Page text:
The first happened in Fort Lauderdale on March 24. Two unnamed men, a 50-year-old and a 33-year-old, got in a fight on the 900 block of E. Las Olas Blvd. around 1 a.m., according to police. During the fight, the 50-year-old pulled out a gun and shot the other man in the chest -- he survived, but Fort Lauderdale Police spokesman Det. Travis Mandell said it's not clear whether charges will be filed because the investigation is still ongoing.
"Both parties are claiming that the other individual was the aggressor," Mandell said.
Fort Lauderdale attorney Michael Gottlieb said details surrounding the confrontation between Zimmerman and Martin -- as in the Fort Lauderdale shooting -- are crucial to the case. Was Zimmerman really on his way back to his car? Where was Martin coming from?
"The law is, if he believed that his life was being threatened, that he had a genuine fear of imminent bodily harm, then he had a right to defend himself," said Gottlieb, former president of the Broward Association of Criminal Defense Lawyers. But there's a caveat:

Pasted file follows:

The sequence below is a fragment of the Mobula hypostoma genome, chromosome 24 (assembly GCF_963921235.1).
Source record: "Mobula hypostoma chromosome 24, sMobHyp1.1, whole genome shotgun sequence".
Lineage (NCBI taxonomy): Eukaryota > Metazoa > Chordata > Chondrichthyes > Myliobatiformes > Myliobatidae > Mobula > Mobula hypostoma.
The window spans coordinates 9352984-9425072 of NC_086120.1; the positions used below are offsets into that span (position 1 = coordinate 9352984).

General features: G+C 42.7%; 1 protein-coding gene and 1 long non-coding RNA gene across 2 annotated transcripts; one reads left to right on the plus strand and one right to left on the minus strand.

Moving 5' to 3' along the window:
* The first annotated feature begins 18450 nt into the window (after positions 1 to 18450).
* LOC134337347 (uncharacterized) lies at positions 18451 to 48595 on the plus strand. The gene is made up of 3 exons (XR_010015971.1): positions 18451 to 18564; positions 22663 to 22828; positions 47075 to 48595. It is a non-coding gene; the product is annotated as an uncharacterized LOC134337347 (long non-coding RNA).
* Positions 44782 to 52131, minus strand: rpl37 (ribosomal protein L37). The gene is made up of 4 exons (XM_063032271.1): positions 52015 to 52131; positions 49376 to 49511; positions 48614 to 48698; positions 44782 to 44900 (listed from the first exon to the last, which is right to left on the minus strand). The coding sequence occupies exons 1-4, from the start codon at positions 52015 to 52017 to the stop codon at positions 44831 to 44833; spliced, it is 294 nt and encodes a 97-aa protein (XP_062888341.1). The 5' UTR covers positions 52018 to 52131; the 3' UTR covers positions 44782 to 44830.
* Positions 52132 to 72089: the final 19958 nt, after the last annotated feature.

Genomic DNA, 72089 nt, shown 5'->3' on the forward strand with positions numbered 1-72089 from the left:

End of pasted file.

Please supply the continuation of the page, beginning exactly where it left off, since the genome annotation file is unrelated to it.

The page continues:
"You can't be the aggressor and claim self-defense," he said. "Who was following who? Who was the aggressor? That's the question that needs to be answered."
The other Broward case happened on March 25 -- police say 47-year-old Ciriaco Estrada was seen menacing a woman and her two young children with a piece of wood in their front yard. The woman's husband, 37-year-old Emiliano Arellano, then pulled up to the house with his two brothers and saw the situation going down.
The wood-wielding man "became very agitated when he told him he was going to call the police," according to the news release. And when Estrada "turned his aggression toward" the 5-year-old daughter, police say Arellano pulled out a handgun and killed Estrada with a single shot to the chest.
Arellano was questioned afterward but was not arrested, and a Broward Sheriff's Office spokeswoman said the decision to charge him with anything now rests with the State Attorney's Office.
"We have nothing in our SAO computer to show that we've had any involvement with this case at any level," wrote Broward State Attorney's Office spokesman Ron Ishoy in an email. "But it may be early yet."
Gottlieb said the case appeared to be a "perfect, clear-cut 'stand your ground' case."
"All that 'stand your ground' did was say you didn't have to retreat," Gottlieb said. "That's the whole point of the law -- you don't have to run away. And that's determined at the moment before the shooting."